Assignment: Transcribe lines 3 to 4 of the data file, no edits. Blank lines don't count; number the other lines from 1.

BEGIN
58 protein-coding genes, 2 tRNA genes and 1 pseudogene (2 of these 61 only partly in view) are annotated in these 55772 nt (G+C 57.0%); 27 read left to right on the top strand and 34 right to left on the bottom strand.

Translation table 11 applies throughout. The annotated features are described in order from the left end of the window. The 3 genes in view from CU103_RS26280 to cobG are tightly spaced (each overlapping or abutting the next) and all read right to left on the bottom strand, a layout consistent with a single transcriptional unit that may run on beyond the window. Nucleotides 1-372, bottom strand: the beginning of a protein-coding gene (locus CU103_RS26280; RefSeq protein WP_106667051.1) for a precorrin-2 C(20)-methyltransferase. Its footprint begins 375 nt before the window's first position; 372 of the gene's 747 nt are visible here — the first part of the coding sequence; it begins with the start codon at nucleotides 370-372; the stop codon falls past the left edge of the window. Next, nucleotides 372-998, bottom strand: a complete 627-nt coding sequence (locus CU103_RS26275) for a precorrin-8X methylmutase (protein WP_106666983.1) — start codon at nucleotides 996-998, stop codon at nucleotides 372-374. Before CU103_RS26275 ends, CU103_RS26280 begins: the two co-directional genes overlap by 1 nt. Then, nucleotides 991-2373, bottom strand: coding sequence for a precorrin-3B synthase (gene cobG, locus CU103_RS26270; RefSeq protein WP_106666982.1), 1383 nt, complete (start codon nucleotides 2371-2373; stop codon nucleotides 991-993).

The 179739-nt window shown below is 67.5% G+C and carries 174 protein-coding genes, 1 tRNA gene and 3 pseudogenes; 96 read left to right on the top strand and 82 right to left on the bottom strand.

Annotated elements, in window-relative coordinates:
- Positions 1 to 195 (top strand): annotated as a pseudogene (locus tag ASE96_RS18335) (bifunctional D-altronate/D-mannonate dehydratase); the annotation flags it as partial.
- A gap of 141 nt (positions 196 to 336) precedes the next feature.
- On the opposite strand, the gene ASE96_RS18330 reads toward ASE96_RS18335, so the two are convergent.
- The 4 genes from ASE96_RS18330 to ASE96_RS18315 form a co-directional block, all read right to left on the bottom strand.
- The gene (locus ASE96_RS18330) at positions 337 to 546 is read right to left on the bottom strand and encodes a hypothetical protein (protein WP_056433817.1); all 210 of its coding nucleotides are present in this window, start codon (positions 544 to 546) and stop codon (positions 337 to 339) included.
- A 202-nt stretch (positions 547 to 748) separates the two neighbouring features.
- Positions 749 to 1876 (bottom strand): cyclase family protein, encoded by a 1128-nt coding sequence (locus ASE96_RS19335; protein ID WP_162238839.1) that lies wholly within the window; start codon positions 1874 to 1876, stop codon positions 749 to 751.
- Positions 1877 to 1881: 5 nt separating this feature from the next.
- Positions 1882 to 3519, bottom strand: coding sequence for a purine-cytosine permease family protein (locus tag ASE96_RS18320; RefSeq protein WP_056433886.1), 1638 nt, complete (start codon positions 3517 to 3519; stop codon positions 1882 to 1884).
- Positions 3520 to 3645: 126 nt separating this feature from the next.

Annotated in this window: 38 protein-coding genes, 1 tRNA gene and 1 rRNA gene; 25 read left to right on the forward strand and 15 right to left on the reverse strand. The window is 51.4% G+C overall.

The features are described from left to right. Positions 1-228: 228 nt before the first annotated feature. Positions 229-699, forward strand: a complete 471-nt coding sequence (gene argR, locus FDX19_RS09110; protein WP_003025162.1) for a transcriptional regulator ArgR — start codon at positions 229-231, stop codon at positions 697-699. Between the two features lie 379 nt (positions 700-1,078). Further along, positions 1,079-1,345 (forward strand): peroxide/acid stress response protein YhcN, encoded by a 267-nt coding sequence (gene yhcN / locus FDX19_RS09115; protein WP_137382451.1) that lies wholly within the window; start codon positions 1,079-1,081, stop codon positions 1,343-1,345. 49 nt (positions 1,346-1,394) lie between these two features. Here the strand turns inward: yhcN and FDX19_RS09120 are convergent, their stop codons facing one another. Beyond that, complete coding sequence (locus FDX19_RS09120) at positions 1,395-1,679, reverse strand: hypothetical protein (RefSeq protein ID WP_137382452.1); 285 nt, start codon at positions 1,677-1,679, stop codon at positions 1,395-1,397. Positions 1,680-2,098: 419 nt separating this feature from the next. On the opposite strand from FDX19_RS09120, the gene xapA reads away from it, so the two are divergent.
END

The 179739-nt window shown below is 67.5% G+C and carries 174 protein-coding genes, 1 tRNA gene and 3 pseudogenes; 96 read left to right on the top strand and 82 right to left on the bottom strand.

Annotated elements, in window-relative coordinates: